Over the past decade, unmanned aerial vehicles (UAVs) also known as drones, have become the go-to tools for acquiring spatial data which supports various geoscientific analyses. Even though their most common applications are associated with acquiring aerial images and processing them using different methods to make maps, a recent discovery opened new opportunities for UAVs in the field of geosciences.
UAVs Could Carry Sensors that Would Measure the Earth’s Subsurface
Knowing that modern UAVs have longer endurance than their predecessors and therefore a heavier payload, they can benefit from sensors being hung under them – which will make use of drone-based mapping but also employ sensors that can measure the Earth’s subsurface and allow geo-scientists to observe the surface, hydrosphere or troposphere in full detail
What’s known so far is that drones are used as ‘recorders’ of aerial imagery in order to map the Earth in many different locations. However, a geoscientific application of UAVs can use aerial imagery to actually reconstruct the Earth’s elevations through digital surface models – and reconstruct the land cover through generating orthophotos.
Both of the possibilities are produced by the structure-from-motion (SfM) algorithm which generates sparse and dense point clouds on a basis of visible-light or near-infrared aerial images. The increase in the quality of what these sensors monitor is actually powered by the use of ground control points and real-time kinematic technology, which leads to reproducibility and repeatability of multi-temporal spatial data.
Mapping Ground, Underground and Even Underwater
As a result of this, UAVs can definitely become suitable for detecting any changes in the Earth’s surface – and can map the grounds – helping environmental geophysicists everywhere around the world.
On top of this, there are many other possibilities. Underground and underwater surveys, for example, can be carried out by the UAV-borne ground penetrating radar, with LiDAR sensors or through drone-mounted magnetometers.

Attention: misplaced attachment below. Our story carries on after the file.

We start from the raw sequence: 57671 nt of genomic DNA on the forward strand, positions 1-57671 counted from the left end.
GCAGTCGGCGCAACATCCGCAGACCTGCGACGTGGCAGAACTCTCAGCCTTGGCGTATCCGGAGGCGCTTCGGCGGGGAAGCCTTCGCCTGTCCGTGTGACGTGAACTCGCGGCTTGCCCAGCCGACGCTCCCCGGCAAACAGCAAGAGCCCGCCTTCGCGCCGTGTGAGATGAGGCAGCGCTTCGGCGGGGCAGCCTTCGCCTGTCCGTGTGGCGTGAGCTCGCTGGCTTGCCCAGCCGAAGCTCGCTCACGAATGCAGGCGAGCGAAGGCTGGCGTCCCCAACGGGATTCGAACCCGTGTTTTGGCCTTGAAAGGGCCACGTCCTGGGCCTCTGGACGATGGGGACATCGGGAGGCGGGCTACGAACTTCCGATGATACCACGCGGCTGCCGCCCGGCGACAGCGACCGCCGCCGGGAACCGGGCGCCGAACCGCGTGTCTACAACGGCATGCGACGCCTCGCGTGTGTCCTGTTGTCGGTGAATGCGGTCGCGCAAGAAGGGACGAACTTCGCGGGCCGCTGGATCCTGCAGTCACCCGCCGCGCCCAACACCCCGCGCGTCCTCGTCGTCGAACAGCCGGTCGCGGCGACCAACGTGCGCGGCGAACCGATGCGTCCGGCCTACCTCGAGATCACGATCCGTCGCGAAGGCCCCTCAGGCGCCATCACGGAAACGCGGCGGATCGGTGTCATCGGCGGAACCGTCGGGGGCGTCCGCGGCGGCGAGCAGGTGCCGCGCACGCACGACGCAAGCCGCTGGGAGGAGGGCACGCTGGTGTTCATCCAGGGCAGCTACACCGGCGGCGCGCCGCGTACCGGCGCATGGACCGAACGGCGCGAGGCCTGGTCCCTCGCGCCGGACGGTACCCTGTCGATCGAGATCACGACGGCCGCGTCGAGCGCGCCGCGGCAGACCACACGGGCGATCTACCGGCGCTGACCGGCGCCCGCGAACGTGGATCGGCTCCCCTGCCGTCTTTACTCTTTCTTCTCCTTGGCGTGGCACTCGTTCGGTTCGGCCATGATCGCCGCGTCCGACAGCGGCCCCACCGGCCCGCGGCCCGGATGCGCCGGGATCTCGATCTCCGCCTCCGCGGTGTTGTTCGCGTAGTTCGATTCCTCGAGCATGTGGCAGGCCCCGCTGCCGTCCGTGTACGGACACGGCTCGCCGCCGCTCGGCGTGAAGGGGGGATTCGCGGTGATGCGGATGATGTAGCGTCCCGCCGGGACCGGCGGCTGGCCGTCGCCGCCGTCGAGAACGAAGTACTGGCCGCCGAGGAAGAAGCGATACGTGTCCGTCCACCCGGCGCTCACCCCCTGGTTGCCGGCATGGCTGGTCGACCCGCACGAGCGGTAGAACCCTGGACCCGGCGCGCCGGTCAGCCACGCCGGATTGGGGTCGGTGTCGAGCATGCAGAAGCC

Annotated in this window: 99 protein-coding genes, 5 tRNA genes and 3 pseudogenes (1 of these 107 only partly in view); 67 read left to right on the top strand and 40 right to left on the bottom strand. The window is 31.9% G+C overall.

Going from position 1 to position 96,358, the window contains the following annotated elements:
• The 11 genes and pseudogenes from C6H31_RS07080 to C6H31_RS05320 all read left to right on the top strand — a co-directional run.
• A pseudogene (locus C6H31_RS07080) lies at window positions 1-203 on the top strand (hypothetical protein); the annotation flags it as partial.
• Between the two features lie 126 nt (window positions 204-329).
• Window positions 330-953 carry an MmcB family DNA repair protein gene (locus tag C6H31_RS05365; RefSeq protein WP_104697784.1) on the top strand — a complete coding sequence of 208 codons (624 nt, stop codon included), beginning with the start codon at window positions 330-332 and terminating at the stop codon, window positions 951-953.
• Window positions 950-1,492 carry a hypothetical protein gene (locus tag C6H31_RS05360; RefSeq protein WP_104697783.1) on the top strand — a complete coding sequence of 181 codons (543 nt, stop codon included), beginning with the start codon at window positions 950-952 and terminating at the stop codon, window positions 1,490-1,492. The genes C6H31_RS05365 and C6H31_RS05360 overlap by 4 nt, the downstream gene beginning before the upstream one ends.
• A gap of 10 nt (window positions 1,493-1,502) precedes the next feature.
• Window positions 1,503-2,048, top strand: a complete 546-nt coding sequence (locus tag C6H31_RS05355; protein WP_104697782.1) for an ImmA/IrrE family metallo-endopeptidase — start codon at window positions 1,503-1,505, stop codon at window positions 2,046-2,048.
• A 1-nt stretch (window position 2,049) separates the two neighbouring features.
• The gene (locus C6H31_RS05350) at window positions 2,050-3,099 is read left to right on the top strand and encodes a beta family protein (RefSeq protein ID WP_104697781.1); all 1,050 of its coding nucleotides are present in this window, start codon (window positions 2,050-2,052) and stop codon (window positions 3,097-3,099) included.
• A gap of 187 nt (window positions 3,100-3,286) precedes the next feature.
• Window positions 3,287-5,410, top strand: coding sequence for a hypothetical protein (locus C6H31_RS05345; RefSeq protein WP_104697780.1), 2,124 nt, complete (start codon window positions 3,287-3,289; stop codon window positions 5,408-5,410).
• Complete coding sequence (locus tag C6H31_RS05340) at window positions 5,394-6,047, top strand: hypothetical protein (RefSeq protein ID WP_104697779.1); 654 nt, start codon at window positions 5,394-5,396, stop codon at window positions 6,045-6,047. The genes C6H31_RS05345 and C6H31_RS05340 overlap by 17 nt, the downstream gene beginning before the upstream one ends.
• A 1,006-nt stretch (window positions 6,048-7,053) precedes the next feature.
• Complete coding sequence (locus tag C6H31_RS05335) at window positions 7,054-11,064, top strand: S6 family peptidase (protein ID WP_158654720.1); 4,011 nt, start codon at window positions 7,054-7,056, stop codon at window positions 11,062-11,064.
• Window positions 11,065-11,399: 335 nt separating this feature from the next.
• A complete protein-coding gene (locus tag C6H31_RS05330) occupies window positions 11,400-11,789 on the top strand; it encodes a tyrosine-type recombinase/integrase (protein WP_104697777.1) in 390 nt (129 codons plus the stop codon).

Most importantly, the UAV-supported determination of the dynamics of fluvial forms, may enhance or validate results obtained using the hydrogeophysical methods. UAVs can also contribute to the geophysics of snow and estimate snow extent, classifying between snow-free and snow-covered terrains.
The Advances in the Field of UAV Application in Geosciences to Continue
As we can see from everything mentioned so far, unmanned aerial vehicles (UAVs) have many application in geosciences. This topical issue represents the recent advancements and their possibility to be used as on-board cameras and be equipped with sensors, aiding the field of data processing and providing the geoscientists with helpful data they can work with.
Future students and practitioners will likely scratch the surface of even more possibilities in the field of UAV application in geosciences and Earth sciences, examining a wide range of problems solved with the support offered by drones. From monitoring of surfaces and subsurfaces of terrains as well as actually investigating the phenomena acting in the hydrosphere and troposphere, drones could gain a big momentum in this field of sciences.
Citation: Applications of Unmanned Aerial Vehicles in Geosciences: Introduction, Niedzielski, T. Pure Appl. Geophys. (2018). https://doi.org/10.1007/s00024-018-1992-9